Header Ads

Breaking News

What to Cook This Weekend

Good morning. It’s Valentine’s Day and I believe in romance, but the cards the children made us in preschool are the only thing that has ever made the holiday even remotely heartwarming, thank you for coming to my TED Talk. (I’m not a monster. Here are some excellent recipes for the holiday, if the holiday is important to you. As close readers know, I’m all about Gabrielle Hamilton’s caviar sandwich: roses, diamonds and Champagne in a single bite.)

What I’m really excited about today: our cool new collection of recipes devoted to the pleasures of the single-vessel meal in all its sheet-pan, skillet, big-pot glory. I hope you’ll check that feature out right now and luxuriate in the print edition we’re sending out to home-delivery subscribers tomorrow. (It’ll be on newsstands on Sunday.) It’s really good and fun, requires less pot-washing and, if it leads you to want to experiment, great: Take a look at Melissa Clark’s invaluable guide, “How to Make a Sheet-Pan Dinner,” before you head to the store.

What else to make this weekend? I love Melissa’s video recipe for an anchovy martini and could very well enjoy the drink on Saturday night. Which could be a Melissa dinner again, come to think of it: I want to try this recipe for lablabi, the Tunisian chickpea stew (above), that she adapted from Joe Yonan’s new cookbook, “Cool Beans.”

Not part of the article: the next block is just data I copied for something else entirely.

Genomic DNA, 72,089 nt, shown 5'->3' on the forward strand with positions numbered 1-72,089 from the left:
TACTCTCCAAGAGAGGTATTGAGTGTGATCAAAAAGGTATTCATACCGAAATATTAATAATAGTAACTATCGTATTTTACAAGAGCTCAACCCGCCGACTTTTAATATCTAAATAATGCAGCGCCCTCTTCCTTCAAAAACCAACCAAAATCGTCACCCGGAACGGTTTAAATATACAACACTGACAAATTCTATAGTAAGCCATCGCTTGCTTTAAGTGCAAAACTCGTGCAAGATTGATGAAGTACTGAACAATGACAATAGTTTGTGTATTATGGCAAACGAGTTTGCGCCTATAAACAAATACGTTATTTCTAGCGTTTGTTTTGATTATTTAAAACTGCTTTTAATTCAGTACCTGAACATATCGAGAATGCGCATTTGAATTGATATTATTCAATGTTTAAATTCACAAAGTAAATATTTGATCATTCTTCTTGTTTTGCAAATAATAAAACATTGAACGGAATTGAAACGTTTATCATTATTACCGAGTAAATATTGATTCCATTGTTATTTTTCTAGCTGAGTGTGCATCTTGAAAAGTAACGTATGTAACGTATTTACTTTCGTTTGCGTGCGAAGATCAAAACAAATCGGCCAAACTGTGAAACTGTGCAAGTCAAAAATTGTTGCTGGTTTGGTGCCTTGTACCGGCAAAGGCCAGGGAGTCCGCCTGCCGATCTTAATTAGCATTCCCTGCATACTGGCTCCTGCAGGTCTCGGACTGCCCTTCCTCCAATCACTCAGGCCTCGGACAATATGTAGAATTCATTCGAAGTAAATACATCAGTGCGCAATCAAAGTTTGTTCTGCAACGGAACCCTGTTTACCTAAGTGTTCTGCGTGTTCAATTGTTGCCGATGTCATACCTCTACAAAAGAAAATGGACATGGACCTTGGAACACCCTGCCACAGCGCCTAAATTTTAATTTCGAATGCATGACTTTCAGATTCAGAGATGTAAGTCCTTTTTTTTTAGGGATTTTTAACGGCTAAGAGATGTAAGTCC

Or maybe chicken enchiladas? Cauliflower adobo? Barbecued shrimp? I could imagine a big bowl of creamy white beans with herb oil hitting the table this weekend, and everyone around it cheering.

Will you bake this weekend? I’d like to. Maybe vegan brownies with tahini and halvah? Or an olive oil cake? Giant crinkled chocolate chip cookies? It’s been a while since I’ve cooked Christina Tosi’s crockpot cake.

There are thousands and thousands more recipes you could cook this weekend on NYT Cooking. Yes, you need a subscription to get to them, just as you need a subscription to watch the second season of “Shrill” on Hulu. Worth it!

Please visit us on Instagram, Twitter and Facebook, as well. I like our off-platform work. And definitely come see us on YouTube, where our Alison Roman is cooking her new recipe for wine-braised chicken with artichoke hearts.

If anything goes wrong along the way, either with your cooking or NYT Cooking itself, please write for help: cookingcare@nytimes.com. Someone will get back to you. Or you can write to me directly: foodeditor@nytimes.com. I read every message and try to get back to as many people as I can.

Now, here’s a remarkable Reddit post from a home cook on lockdown in China that, as my friend Andrew Scrivani says, brilliantly connects the comforts of food to the hardships of fear and boredom. It bounces all over the place, yes. But it is absolutely worth a read. (And this dry-pot situation the guy developed, with sizzling pork and peppers served on flour tortillas with soft Oaxacan cheese? Brilliant.)

Source link

No comments